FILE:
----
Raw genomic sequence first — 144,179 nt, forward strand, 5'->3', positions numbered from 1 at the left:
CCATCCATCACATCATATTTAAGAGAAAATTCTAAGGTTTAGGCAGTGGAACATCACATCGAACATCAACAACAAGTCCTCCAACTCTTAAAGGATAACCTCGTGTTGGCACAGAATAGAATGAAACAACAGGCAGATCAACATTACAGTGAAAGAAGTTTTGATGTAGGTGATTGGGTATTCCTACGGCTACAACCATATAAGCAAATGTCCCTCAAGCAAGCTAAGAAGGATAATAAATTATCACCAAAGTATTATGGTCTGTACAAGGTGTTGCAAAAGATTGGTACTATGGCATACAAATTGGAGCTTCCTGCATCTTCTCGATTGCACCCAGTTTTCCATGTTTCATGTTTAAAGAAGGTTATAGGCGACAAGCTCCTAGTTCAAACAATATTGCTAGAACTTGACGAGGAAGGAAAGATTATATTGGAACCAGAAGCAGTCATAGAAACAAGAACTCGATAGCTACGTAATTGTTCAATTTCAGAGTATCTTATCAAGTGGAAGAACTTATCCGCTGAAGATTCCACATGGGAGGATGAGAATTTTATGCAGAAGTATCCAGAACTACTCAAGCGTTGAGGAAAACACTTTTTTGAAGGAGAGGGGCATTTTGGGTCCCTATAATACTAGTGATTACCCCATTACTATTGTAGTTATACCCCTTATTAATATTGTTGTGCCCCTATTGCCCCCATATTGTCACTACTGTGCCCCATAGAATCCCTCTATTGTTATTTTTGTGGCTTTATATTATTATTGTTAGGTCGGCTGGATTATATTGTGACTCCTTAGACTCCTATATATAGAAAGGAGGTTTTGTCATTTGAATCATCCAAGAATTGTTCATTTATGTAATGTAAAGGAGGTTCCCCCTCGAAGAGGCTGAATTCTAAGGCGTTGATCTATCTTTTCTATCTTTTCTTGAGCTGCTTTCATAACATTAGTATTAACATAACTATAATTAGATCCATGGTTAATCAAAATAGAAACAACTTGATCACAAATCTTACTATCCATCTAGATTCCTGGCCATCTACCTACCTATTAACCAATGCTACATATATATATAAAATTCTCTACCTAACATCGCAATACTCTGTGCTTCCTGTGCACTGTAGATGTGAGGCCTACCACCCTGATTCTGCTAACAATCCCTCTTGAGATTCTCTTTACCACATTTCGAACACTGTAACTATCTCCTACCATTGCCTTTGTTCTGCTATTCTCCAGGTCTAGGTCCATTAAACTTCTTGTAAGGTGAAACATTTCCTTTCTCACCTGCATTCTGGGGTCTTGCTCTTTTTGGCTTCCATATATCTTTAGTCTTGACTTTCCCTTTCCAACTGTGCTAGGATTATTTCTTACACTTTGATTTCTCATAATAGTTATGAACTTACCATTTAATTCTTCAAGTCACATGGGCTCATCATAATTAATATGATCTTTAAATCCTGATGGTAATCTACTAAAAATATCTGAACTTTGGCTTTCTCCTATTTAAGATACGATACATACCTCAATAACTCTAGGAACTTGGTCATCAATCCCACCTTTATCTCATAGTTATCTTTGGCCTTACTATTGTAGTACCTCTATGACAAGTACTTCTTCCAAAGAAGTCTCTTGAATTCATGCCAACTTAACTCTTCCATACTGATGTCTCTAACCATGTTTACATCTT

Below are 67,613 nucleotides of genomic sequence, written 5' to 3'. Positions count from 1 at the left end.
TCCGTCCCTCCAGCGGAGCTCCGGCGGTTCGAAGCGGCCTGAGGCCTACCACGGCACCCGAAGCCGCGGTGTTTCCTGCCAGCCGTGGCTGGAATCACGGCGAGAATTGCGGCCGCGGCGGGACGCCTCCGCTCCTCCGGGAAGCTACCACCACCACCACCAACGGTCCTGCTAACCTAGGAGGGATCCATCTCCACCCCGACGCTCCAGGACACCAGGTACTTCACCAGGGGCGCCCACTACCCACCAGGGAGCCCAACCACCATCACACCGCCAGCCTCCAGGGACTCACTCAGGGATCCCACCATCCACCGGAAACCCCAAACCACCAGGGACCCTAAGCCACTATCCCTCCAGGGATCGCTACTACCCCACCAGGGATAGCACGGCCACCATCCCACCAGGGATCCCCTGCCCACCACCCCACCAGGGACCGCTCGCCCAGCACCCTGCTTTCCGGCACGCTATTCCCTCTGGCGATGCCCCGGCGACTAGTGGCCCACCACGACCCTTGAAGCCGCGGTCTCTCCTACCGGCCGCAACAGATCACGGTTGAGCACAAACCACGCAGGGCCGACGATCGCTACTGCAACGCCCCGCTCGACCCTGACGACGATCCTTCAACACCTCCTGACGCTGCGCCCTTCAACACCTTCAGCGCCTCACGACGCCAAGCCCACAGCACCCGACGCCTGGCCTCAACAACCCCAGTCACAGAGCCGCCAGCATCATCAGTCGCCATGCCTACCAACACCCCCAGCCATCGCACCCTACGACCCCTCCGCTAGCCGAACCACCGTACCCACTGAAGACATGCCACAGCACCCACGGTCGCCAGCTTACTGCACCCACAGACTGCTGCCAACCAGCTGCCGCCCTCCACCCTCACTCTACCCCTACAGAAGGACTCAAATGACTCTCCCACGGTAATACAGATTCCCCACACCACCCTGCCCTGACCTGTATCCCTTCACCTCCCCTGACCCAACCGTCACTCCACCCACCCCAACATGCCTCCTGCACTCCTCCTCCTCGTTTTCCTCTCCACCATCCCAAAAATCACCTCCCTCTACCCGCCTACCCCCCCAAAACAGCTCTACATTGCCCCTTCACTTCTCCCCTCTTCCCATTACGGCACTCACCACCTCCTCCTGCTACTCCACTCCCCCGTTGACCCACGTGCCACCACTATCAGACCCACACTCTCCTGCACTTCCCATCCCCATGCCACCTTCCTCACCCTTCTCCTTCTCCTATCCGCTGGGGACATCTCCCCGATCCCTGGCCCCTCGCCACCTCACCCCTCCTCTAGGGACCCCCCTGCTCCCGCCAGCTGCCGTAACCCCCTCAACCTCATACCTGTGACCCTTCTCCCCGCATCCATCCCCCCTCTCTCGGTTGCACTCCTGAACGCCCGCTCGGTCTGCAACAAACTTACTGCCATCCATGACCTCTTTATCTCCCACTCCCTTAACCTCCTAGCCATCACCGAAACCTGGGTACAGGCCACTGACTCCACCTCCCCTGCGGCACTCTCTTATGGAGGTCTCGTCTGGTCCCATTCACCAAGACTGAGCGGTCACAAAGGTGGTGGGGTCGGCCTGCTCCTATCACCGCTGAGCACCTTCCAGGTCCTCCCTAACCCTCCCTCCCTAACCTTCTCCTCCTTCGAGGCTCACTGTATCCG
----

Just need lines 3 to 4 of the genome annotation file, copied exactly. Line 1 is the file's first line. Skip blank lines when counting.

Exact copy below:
Below are 67,613 nucleotides of genomic sequence, written 5' to 3'. Positions count from 1 at the left end.
TCCGTCCCTCCAGCGGAGCTCCGGCGGTTCGAAGCGGCCTGAGGCCTACCACGGCACCCGAAGCCGCGGTGTTTCCTGCCAGCCGTGGCTGGAATCACGGCGAGAATTGCGGCCGCGGCGGGACGCCTCCGCTCCTCCGGGAAGCTACCACCACCACCACCAACGGTCCTGCTAACCTAGGAGGGATCCATCTCCACCCCGACGCTCCAGGACACCAGGTACTTCACCAGGGGCGCCCACTACCCACCAGGGAGCCCAACCACCATCACACCGCCAGCCTCCAGGGACTCACTCAGGGATCCCACCATCCACCGGAAACCCCAAACCACCAGGGACCCTAAGCCACTATCCCTCCAGGGATCGCTACTACCCCACCAGGGATAGCACGGCCACCATCCCACCAGGGATCCCCTGCCCACCACCCCACCAGGGACCGCTCGCCCAGCACCCTGCTTTCCGGCACGCTATTCCCTCTGGCGATGCCCCGGCGACTAGTGGCCCACCACGACCCTTGAAGCCGCGGTCTCTCCTACCGGCCGCAACAGATCACGGTTGAGCACAAACCACGCAGGGCCGACGATCGCTACTGCAACGCCCCGCTCGACCCTGACGACGATCCTTCAACACCTCCTGACGCTGCGCCCTTCAACACCTTCAGCGCCTCACGACGCCAAGCCCACAGCACCCGACGCCTGGCCTCAACAACCCCAGTCACAGAGCCGCCAGCATCATCAGTCGCCATGCCTACCAACACCCCCAGCCATCGCACCCTACGACCCCTCCGCTAGCCGAACCACCGTACCCACTGAAGACATGCCACAGCACCCACGGTCGCCAGCTTACTGCACCCACAGACTGCTGCCAACCAGCTGCCGCCCTCCACCCTCACTCTACCCCTACAGAAGGACTCAAATGACTCTCCCACGGTAATACAGATTCCCCACACCACCCTGCCCTGACCTGTATCCCTTCACCTCCCCTGACCCAACCGTCACTCCACCCACCCCAACATGCCTCCTGCACTCCTCCTCCTCGTTTTCCTCTCCACCATCCCAAAAATCACCTCCCTCTACCCGCCTACCCCCCCAAAACAGCTCTACATTGCCCCTTCACTTCTCCCCTCTTCCCATTACGGCACTCACCACCTCCTCCTGCTACTCCACTCCCCCGTTGACCCACGTGCCACCACTATCAGACCCACACTCTCCTGCACTTCCCATCCCCATGCCACCTTCCTCACCCTTCTCCTTCTCCTATCCGCTGGGGACATCTCCCCGATCCCTGGCCCCTCGCCACCTCACCCCTCCTCTAGGGACCCCCCTGCTCCCGCCAGCTGCCGTAACCCCCTCAACCTCATACCTGTGACCCTTCTCCCCGCATCCATCCCCCCTCTCTCGGTTGCACTCCTGAACGCCCGCTCGGTCTGCAACAAACTTACTGCCATCCATGACCTCTTTATCTCCCACTCCCTTAACCTCCTAGCCATCACCGAAACCTGGGTACAGGCCACTGACTCCACCTCCCCTGCGGCACTCTCTTATGGAGGTCTCGTCTGGTCCCATTCACCAAGACTGAGCGGTCACAAAGGTGGTGGGGTCGGCCTGCTCCTATCACCGCTGAGCACCTTCCAGGTCCTCCCTAACCCTCCCTCCCTAACCTTCTCCTCCTTCGAGGCTCACTGTATCCG